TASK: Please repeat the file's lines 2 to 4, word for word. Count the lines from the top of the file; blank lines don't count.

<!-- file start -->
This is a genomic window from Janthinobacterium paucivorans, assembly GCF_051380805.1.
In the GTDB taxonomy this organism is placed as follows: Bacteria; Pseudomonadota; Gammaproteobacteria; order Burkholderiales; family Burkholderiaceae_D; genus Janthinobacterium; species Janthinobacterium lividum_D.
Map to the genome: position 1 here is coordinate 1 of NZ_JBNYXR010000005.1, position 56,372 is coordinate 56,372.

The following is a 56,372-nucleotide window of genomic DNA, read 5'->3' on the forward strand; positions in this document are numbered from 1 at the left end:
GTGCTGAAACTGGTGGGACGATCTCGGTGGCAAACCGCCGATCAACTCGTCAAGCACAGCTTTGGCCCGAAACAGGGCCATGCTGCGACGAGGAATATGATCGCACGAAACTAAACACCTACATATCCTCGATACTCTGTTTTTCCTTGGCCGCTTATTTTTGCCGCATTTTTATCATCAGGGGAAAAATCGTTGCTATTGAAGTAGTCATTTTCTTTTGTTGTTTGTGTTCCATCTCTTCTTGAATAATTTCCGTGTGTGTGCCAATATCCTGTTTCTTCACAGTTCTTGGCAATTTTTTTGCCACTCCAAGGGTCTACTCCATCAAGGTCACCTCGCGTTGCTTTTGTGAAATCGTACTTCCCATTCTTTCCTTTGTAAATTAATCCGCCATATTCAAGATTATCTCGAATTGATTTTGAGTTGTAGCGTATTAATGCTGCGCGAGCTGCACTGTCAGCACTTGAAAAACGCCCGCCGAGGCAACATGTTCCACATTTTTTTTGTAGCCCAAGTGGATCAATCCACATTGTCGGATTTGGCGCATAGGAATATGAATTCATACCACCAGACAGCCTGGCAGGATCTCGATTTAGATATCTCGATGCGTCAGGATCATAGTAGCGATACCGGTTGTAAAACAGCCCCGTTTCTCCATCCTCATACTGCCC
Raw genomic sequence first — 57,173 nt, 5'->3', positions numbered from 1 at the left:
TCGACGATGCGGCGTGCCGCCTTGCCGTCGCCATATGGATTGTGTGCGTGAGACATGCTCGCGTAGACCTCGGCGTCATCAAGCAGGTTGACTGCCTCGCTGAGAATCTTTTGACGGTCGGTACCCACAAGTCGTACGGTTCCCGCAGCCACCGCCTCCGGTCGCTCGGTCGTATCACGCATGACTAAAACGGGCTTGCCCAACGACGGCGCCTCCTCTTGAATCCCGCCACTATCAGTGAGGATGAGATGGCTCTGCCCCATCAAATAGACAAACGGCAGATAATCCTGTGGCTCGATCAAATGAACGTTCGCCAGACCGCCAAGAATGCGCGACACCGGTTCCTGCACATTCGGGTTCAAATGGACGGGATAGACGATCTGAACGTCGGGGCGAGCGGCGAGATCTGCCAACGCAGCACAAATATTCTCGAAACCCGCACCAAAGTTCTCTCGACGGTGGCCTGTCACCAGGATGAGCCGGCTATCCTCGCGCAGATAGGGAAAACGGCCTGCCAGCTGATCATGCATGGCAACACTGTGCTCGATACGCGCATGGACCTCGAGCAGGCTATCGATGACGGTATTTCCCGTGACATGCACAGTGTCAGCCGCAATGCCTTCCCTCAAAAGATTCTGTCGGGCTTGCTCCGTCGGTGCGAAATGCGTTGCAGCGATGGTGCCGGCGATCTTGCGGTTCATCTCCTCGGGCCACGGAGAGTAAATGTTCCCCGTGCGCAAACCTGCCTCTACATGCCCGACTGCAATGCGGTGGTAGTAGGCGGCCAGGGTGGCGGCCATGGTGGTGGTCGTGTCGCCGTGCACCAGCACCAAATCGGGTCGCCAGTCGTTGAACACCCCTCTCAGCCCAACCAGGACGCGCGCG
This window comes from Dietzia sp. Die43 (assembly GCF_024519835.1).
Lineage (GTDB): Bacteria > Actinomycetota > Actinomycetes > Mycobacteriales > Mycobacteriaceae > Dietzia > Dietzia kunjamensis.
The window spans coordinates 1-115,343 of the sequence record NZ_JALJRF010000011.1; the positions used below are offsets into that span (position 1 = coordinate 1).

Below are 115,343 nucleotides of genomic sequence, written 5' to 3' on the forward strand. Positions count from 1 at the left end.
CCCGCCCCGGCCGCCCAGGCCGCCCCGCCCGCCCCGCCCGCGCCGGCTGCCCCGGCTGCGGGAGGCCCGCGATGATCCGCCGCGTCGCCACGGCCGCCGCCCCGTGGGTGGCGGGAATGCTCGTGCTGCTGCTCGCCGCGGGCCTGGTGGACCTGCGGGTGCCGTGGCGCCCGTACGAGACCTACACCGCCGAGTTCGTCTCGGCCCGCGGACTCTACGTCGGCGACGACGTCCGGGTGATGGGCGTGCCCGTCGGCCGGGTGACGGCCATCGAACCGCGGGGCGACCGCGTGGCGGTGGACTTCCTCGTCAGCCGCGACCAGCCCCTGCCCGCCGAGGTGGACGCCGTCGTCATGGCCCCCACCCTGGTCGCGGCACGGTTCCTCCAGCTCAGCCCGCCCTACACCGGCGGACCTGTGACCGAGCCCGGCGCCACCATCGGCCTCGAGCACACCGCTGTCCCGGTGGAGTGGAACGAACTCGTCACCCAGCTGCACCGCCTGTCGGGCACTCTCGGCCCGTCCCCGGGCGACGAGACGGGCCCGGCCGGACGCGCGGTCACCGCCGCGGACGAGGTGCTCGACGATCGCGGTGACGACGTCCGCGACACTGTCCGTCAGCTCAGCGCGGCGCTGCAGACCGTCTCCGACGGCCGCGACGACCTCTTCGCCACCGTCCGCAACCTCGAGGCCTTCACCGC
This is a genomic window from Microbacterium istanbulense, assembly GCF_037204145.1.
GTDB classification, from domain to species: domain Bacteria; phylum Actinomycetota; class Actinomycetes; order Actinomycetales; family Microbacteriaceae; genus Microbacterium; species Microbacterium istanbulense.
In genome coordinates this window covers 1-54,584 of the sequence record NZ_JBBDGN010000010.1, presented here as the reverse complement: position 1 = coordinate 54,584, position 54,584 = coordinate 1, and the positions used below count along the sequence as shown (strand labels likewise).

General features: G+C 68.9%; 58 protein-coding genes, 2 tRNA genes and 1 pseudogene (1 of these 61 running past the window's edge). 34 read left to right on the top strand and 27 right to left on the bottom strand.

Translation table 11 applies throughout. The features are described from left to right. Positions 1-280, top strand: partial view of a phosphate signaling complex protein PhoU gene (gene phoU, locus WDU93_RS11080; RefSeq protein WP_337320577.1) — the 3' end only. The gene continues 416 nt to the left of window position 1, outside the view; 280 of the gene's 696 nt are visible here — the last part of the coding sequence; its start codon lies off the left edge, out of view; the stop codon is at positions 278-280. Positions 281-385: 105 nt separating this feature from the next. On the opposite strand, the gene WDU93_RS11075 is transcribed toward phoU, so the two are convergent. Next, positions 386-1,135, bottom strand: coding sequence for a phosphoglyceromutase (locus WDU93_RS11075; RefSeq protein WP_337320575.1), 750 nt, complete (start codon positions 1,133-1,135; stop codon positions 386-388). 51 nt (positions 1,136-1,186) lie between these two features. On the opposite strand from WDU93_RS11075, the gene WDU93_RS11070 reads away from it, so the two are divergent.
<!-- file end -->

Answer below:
In the GTDB taxonomy this organism is placed as follows: Bacteria; Pseudomonadota; Gammaproteobacteria; order Burkholderiales; family Burkholderiaceae_D; genus Janthinobacterium; species Janthinobacterium lividum_D.
Map to the genome: position 1 here is coordinate 1 of NZ_JBNYXR010000005.1, position 56,372 is coordinate 56,372.

The following is a 56,372-nucleotide window of genomic DNA, read 5'->3' on the forward strand; positions in this document are numbered from 1 at the left end: